Chronic pain comes in many forms. There’s the widespread muscle pain of fibromyalgia, the inflamed joints that come with rheumatoid arthritis, residual pain from injuries, and so many other kinds – and such pain is unfortunately common. Experts estimate that as many as , with the CDC reporting that 8% suffer from severe, or “high-impact” pain. Still, despite its prevalence, appropriate treatments remain scarce.
Faced with the challenges created by chronic pain, how should doctors and patients respond? Most doctors recommend a multi-modal approach to manage chronic pain. Such an approach is necessitated both by the complexity of these conditions, as well as by legal barriers and the criminalization of chronic pain patients and their doctors. These , but for patients newly deprived of their established treatment regimen, they are ultimately a punishment; they also when working with patients they know well.
How does combining multiple forms of treatment and support patients with chronic pain? The basic goal behind this approach is to help patients address the problem from multiple angles so that they can find relief from both physical pain and the mental distress that constant pain can cause despite restricted access to preferred treatments. These 4 approaches form the backbone of today’s multimodal pain relief and offer varying degrees of relief depending on the patient and the underlying health condition.
For most people with chronic pain, the first line of treatment if some form of medication, whether that’s an over-the-counter pain reliever like Tylenol or Advil or, for those with more severe pain, . Long-term use of pain medication can pose some health risks, including gastrointestinal problems, but for many patients, taking a traditional pain medication allows them the relief and clarity to take advantage of other pain management strategies, such as exercise and meditation.
Not everyone is comfortable taking conventional pain medication, while others may not get sufficient relief from such treatments. Whatever the reason they turn to natural supplements, though, many find them to be a critical part of their pain management plan. In particular, many chronic pain patients use , enabling them to engage in more physical activity and improving sleep quality.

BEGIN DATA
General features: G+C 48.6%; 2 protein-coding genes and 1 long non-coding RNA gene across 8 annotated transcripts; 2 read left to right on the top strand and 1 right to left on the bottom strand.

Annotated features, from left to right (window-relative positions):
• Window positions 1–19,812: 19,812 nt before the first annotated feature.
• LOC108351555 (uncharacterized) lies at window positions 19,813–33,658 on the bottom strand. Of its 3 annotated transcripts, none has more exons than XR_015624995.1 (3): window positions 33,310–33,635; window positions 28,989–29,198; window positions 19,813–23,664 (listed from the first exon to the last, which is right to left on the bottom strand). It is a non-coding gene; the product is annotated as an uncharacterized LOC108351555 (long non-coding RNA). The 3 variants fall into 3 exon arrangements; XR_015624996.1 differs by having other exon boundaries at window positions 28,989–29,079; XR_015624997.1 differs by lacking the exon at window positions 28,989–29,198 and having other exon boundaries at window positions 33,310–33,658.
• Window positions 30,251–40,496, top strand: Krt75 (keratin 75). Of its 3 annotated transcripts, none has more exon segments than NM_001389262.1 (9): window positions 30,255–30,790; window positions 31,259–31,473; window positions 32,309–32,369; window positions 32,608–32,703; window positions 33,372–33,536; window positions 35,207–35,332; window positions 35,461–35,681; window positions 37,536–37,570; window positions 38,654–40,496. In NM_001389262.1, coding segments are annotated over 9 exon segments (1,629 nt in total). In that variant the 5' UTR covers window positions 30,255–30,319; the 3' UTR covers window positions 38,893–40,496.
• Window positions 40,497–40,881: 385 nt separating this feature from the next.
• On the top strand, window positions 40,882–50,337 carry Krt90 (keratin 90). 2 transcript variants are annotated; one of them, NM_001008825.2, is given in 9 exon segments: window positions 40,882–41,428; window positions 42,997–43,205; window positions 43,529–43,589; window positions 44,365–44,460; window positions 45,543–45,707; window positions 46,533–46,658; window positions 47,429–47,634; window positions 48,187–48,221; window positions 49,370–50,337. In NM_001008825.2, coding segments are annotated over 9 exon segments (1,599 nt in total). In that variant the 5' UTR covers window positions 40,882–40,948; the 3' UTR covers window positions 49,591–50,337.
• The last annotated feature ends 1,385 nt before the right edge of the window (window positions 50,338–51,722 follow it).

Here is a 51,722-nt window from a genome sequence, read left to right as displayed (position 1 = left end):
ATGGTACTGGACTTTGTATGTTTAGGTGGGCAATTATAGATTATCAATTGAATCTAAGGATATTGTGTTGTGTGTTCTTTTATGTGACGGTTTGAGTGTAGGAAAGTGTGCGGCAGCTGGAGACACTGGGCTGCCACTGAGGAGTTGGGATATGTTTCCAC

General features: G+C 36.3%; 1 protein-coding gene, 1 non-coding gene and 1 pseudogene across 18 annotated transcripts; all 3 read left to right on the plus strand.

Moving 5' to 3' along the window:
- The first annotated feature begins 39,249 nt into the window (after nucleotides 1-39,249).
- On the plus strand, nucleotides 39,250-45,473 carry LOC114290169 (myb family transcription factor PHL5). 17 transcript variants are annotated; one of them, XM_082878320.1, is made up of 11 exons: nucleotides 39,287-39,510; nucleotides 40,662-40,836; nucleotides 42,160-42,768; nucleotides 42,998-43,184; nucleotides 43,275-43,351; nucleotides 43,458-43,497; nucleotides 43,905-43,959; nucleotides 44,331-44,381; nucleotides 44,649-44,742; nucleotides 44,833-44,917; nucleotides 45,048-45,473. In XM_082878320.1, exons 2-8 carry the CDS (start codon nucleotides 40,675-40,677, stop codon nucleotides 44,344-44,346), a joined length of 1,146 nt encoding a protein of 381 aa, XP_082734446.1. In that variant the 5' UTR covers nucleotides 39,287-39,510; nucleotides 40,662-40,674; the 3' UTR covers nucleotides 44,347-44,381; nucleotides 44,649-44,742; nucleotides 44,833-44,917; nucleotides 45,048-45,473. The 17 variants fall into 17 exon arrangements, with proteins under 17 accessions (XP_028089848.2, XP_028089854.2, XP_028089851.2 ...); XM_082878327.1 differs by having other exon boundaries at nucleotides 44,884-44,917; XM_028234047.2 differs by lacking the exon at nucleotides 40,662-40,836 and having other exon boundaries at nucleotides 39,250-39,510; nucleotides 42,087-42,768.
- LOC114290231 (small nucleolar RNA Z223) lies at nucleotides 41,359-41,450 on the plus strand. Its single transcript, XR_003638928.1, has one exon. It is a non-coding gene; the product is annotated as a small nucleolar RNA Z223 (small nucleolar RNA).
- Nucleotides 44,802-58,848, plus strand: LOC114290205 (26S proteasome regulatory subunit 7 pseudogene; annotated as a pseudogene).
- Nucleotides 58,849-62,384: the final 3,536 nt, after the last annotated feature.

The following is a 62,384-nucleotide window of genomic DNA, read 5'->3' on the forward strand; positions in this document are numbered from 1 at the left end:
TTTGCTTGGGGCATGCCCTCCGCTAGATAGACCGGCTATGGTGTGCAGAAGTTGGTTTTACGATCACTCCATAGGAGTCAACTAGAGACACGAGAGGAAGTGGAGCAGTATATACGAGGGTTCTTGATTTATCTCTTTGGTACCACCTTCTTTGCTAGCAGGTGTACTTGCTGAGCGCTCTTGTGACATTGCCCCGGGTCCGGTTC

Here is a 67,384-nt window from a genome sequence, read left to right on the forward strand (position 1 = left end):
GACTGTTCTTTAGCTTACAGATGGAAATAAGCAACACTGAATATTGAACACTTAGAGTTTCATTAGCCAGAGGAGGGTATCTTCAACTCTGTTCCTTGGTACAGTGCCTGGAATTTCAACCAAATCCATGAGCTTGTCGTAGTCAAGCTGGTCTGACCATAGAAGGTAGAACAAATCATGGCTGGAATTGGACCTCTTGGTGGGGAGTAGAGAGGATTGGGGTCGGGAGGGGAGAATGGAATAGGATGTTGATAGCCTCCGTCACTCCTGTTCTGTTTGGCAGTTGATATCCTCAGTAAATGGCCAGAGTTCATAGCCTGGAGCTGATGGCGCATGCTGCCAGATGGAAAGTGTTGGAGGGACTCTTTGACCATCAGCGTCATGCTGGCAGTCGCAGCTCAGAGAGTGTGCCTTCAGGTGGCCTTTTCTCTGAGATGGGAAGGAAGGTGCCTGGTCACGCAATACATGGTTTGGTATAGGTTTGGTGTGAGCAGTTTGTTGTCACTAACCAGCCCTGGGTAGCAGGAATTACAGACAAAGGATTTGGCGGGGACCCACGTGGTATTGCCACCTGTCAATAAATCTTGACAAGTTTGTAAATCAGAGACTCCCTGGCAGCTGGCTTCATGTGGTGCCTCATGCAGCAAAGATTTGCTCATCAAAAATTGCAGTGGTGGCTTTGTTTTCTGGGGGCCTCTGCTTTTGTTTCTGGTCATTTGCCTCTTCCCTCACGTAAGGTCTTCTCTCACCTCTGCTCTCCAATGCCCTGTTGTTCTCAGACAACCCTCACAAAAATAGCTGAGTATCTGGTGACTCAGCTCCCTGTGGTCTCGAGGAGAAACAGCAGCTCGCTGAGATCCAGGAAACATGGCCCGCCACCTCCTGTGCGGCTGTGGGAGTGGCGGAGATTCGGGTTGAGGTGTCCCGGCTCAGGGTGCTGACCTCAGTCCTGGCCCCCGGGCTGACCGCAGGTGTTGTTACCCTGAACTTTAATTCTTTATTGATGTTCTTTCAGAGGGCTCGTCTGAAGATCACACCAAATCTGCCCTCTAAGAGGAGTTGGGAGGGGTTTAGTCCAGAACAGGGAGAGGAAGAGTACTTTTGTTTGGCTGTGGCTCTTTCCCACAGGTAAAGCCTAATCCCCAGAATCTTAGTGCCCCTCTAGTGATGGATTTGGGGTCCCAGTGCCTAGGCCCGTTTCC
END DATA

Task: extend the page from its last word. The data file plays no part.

Sometimes managing chronic pain has less to do with changing one’s body and more to do with changing the environment. That might mean using a cane for stability or a wheelchair to minimize joint pain, or using adaptive tools like jar openers and shower chairs to make daily activities easier. Some people with chronic pain also use , such as fetching items, opening doors, and as support for mobility. Such dogs need to be specially trained and can be expensive, but those who use them consider them to be a lifeline.
We tend to think of pain as a physical condition, but the fact is that it has significant psychological elements as well. For example, . Reducing stress, however, not only relieves some degree of physical pain, but it can also make it easier to manage what pain patients do experience. Learning relaxation strategies, including meditation, breathing techniques, and mindfulness can also help patients manage their chronic pain.
Facing A Complex Problem
Chronic pain may be common, but overall, it’s poorly understood and that’s part of why it’s so difficult to treat. Luckily, through the work of patient advocates and committed doctors, patients increasingly are able to access a combination of treatments that provide relief and let them enjoy their favorite activities. Progress is slow, but it continues apace.
Alex Sanders is a passionate and experienced writer with a focus on business finance, politics, public policy, and law. He is extremely passionate about social justice issues. Alex received his bachelor of science in business management from the University of Michigan.